The Washington Post reports that German Nobel laureate, Günter Grass, is attempting to set the record straight on a poem that sharply criticizes Israel. Grass maintains he was attacking the government's current policies, and not Israel as a whole.
The poem, "What Must Be Said" was published Wednesday, and criticizes Grass' home country of Germany for delivering nuclear submarines to Israel. The 84-year old also takes aim at Germany's refusal to stand up against Israel. He notes that his words will probably be perceived as anti-Semitic, but holds firmly to the belief that Israeli aggression against Iran is a deadly mistake that will do nothing to solve Israel's problems, but rather worsen them.
In an interview with the daily Sueddeutsche Zeitung, Grass explained his motive was to single out Israeli Prime Minister Benjamin Netanyahu's government for policies he said were "creating even more enemies for Israel, and are ever more increasing the country's isolation," The Washington Post reports.
"The man who damages Israel the most at the moment is Netanyahu, and I should have concluded that in the poem," Grass said in the interview which was published Saturday.
In his poem, Grass called for "unhindered and monitored and permanent monitoring of Israel's nuclear facility and Iran's nuclear facility through an international entity," The Guardian reports.
Grass also sharply criticized Israel's claim to have the right to "strike first" against Iran, The Washington Post reports.
Grass said in the interview that a preventive strike against Iran would have "terrible consequences."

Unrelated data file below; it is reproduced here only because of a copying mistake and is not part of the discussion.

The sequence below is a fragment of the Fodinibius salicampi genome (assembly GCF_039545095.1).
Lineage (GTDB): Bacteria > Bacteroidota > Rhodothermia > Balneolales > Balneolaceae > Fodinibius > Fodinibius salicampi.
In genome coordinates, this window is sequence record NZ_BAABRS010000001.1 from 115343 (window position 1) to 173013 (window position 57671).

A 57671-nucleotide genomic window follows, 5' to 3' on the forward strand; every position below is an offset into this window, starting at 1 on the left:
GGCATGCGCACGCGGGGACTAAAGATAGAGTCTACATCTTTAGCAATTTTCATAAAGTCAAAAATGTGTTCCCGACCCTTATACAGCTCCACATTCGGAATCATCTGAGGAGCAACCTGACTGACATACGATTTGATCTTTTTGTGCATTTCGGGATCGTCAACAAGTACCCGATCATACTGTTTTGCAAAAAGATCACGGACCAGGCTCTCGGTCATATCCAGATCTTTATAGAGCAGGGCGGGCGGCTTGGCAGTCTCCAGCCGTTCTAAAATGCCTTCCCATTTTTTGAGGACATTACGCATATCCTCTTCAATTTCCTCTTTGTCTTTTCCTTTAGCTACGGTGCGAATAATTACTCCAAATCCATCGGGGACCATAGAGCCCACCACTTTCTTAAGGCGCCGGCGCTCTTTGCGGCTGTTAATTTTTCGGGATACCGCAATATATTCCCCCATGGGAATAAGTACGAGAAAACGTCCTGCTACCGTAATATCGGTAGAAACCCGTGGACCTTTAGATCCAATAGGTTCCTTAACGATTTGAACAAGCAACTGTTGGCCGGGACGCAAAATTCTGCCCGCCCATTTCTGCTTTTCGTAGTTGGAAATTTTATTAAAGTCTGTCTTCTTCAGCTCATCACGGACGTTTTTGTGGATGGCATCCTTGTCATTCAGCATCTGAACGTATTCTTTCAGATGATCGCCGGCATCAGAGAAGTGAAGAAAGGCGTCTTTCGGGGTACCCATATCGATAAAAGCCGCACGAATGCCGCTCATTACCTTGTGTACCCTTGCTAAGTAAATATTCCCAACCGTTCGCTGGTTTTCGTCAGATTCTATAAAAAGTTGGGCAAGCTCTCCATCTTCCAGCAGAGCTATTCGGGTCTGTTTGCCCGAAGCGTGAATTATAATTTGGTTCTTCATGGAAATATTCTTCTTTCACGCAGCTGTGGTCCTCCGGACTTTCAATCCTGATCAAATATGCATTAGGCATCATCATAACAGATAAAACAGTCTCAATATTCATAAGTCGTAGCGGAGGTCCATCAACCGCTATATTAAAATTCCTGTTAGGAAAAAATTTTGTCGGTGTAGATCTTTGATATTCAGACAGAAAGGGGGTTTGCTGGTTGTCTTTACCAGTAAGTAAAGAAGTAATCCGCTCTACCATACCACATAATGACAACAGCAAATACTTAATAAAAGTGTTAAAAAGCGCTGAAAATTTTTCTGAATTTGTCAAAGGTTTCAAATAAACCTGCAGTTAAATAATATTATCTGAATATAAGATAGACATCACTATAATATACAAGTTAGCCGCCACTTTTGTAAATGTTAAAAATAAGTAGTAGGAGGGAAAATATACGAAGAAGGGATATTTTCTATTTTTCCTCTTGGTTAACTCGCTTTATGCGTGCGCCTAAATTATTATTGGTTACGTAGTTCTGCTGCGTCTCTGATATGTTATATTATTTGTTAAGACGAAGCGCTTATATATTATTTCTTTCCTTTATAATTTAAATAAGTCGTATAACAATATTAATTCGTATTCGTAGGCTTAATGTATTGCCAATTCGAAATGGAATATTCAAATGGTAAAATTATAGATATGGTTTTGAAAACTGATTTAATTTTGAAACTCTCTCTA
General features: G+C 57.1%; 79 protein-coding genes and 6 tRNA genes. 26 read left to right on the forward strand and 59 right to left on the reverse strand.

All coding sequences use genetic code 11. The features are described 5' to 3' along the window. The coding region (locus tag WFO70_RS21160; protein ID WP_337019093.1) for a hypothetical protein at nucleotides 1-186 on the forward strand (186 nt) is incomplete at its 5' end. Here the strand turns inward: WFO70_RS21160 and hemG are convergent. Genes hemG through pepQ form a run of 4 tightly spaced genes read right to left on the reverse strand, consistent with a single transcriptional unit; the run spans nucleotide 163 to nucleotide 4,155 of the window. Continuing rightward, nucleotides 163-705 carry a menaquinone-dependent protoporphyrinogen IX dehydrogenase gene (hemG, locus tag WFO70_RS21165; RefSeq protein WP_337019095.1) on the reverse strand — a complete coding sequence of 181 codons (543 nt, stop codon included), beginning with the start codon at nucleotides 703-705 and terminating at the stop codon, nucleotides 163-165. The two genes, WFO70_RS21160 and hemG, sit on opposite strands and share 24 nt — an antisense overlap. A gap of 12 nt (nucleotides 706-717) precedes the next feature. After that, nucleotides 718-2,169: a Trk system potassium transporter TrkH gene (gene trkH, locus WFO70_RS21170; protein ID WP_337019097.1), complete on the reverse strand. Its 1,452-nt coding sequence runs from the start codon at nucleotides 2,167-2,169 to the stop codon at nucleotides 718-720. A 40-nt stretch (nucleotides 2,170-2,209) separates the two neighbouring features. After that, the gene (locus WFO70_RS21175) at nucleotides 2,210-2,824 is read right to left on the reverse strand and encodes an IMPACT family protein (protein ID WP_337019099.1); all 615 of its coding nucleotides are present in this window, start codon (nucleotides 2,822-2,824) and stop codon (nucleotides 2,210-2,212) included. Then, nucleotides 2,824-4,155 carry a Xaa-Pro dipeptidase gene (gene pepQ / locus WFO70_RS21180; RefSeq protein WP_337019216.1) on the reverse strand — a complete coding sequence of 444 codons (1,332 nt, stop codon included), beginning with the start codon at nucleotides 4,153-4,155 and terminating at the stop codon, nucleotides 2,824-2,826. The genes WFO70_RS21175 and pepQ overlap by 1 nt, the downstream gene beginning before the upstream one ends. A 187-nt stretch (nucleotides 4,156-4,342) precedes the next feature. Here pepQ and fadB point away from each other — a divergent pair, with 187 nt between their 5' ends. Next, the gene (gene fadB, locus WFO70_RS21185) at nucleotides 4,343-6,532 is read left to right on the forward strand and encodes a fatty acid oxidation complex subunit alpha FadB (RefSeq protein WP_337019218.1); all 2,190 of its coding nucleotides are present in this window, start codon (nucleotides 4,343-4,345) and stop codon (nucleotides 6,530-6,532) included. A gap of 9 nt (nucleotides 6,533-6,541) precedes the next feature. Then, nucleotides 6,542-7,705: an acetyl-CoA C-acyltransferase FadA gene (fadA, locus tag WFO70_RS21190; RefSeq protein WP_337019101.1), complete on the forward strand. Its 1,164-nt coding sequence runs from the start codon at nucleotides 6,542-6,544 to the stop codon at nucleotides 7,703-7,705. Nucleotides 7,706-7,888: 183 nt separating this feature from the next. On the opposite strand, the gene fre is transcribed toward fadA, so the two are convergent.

Israeli Prime Minister, Benjamin Netanyahu, rebuked the views Grass expressed in his poem as "ignorant and reprehensible."
"His shameful moral equivalence between Israel and Iran, a regime that denies the Holocaust and threatens to annihilate Israel, says little about Israel and much about Mr. Grass," Netanyahu said in a statement.
Netanyahu took his attack in a more personal direction with the reminder that "for six decades, Mr Grass hid that he had been a member of the Waffen SS," The Guardian reports.
"So for him to cast the one and only Jewish state as the greatest threat to world peace and to oppose giving Israel the means to defend itself is perhaps not surprising."
Grass has also received sharp criticism from his home country of Germany. An accusation by conservative German newspaper Welt that Grass is anti-Semitic, seems to have catapulted the 84-year old's Nobel laureates desire to set the record straight, the Financial Times reports.
Germany has long been regarded as one of Israel's closest allies.
Amidst all the controversy and backlash, Iran's deputy cultural minister, Javad Shamaqdari, has come forward to praise the poem. He said Saturday that by criticizing Israel, Grass "beautifully carried out his human and historical responsibility, and his revelation of 'truth may awaken the silent conscience' of the West."
Back in Germany, not all Germans share the accusation that Grass is anti-Semitic. Many younger Germans hope the poem will reawaken attention to the situation in the Middle East, the Financial Times reports.
"I don't think the poem sought to offend Israel, so I don't think you can call it anti-Semitic," A 25-year old medical student from Berlin named Anna said. "This is a poem about the threat of war. I think it's good more people will now talk about that issue."